Apr 17, 2023 - News

$20.5M payout falls through in suit over Brad Pitt post-Katrina homes

Actor Brad Pitt shakes the hand of Robert Green, who has his back to the camera.

Brad Pitt greets Robert Green in the Lower Ninth Ward in 2007 during a press event for Pitt's Make It Right Foundation. Photo: Matthew Hinton/AFP via Getty Images

A nonprofit that stepped up last summer to pay and administer a $20.5 million settlement to Lower Ninth Ward owners of Brad Pitt’s Make It Right Foundation-constructed homes never actually had the money to make that kind of commitment, according to The Hollywood Reporter.

Why it matters: More than 100 homeowners, whose class-action lawsuit has stalled for years, were promised a conclusion to the debacle that began with Hurricane Katrina. They're still waiting for a resolution.

Catch up quick: In the years after Hurricane Katrina, megastar Pitt made a home in New Orleans with then-wife Angelina Jolie, and to assist in recovery efforts, he founded Make It Right.

  • The foundation was charged with rebuilding eco-friendly homes with star architects in the devastated Lower Ninth Ward neighborhood.
  • But the homes weren't free — owners took out mortgages — and soon after construction, owners began noting issues like construction defects and mold.
  • A 2018 class-action lawsuit sought damages against Make It Right and Pitt.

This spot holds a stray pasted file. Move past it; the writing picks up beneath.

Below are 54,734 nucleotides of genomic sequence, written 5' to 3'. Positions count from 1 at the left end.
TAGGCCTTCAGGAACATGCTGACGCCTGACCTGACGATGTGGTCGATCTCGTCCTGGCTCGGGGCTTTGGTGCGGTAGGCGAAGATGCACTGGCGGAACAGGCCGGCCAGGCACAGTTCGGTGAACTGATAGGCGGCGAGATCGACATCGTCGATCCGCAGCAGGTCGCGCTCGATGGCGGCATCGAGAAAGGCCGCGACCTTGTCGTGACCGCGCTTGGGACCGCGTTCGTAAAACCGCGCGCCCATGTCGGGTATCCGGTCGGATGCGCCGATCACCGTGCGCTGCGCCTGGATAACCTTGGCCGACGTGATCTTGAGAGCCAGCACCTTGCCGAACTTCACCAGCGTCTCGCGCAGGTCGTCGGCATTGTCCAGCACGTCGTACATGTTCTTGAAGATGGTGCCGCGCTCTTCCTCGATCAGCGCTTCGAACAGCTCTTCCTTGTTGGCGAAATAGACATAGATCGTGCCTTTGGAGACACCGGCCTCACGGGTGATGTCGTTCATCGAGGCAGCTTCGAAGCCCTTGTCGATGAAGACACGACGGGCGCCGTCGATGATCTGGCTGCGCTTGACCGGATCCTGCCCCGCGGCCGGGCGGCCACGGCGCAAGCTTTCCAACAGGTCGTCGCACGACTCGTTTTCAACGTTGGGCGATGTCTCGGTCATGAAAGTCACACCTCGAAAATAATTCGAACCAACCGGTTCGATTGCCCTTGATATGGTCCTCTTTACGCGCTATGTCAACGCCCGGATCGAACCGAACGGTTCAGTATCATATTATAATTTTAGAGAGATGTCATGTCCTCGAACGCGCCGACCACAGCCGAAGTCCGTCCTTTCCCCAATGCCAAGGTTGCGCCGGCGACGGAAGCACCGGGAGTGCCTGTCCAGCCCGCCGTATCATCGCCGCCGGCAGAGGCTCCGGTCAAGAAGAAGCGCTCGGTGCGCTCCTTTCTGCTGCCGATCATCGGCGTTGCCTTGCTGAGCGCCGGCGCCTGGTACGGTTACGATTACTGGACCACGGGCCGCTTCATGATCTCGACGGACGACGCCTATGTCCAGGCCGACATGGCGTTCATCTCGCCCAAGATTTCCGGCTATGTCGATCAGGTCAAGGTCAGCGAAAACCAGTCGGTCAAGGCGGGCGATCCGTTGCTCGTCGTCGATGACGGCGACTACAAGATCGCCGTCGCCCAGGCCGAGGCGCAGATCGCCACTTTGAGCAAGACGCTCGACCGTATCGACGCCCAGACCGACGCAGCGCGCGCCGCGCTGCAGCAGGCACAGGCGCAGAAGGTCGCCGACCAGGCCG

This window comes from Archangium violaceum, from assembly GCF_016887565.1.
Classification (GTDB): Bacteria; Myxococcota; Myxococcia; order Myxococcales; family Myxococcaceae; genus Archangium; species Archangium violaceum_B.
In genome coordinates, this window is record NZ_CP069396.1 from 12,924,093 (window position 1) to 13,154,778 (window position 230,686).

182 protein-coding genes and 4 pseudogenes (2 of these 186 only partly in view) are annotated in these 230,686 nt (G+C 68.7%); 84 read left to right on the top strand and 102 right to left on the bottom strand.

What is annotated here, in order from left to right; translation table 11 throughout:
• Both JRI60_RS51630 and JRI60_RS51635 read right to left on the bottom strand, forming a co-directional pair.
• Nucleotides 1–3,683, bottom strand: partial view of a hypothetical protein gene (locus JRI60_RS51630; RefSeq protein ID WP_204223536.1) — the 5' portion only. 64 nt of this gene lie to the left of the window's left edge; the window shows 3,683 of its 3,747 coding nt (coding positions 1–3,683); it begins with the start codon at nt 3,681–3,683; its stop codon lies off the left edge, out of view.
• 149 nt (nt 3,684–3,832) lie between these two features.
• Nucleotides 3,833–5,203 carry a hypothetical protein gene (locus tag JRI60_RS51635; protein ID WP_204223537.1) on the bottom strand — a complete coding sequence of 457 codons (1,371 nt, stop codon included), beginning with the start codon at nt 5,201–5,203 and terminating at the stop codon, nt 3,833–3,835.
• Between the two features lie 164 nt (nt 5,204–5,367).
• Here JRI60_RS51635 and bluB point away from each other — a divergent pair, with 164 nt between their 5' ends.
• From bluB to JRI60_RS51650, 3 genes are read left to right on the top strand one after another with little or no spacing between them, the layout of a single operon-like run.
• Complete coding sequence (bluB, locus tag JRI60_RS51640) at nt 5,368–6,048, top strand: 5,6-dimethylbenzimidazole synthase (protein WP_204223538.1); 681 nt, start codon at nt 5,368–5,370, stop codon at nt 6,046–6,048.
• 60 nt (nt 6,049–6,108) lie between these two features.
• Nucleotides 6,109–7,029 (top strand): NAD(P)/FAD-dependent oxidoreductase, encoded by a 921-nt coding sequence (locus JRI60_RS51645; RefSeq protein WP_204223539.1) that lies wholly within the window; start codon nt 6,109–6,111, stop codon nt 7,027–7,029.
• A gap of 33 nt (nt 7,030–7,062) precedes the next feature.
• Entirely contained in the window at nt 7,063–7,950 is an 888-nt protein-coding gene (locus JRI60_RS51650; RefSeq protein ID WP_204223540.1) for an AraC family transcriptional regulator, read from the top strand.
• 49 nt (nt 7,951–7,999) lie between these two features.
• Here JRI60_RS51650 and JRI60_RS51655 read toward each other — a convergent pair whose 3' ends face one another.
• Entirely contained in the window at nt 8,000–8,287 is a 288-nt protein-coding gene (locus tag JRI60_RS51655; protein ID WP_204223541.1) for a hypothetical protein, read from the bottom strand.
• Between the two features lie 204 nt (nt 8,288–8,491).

A yellow and green modern home sits in the Lower Ninth Ward.
One of the modular houses built by the Brad Pitt's Make It Right Foundation is seen in the Lower Ninth Ward of New Orleans on February 5, 2013. Photo: Timothy A. Clary/ AFP via Getty Images

An August settlement to end the lawsuit called for a $20.5 million payment to the homeowners, but it wasn’t clear where the money would come from until Los Angeles nonprofit Global Green raised its hand, stating it had the funds and was prepared to cut checks.

  • Reporting by The Hollywood Reporter, however, shows that was never the case.
  • Why the organization, which has long-standing if diminishing ties in the Hollywood philanthropic community, would claim to have the funds before they were collected, baffles legal experts THR consulted.

What they're saying: Global Green CEO Bill Bridge told THR its goal was to "operate as a good faith vehicle using our name, brand, and history in New Orleans to help raise the funds to end the dispute in the best interests of" the impacted residents.

  • "We believe we have become the scapegoat of others as a result of miscommunication, misunderstandings, and perhaps admittedly some naivete on our part with all parties involved in this unfortunate matter," Bridge continued.

As for the residents, the delay is both confusing and painful.

  • "Am I surprised that it all went south? No. Am I surprised that things got convoluted, like some confederacy-of-dunces sequel? No. Am I disappointed? Yes," homeowner Linda Santi told THR.

What's next: A New Orleans judge has cleared the way for the lawsuit to continue.

  • Meanwhile, Global Green faces an Oct. 2 contempt hearing. Bridge has said the organization has found another backer to a surety bond guaranteeing the $20.5 million.
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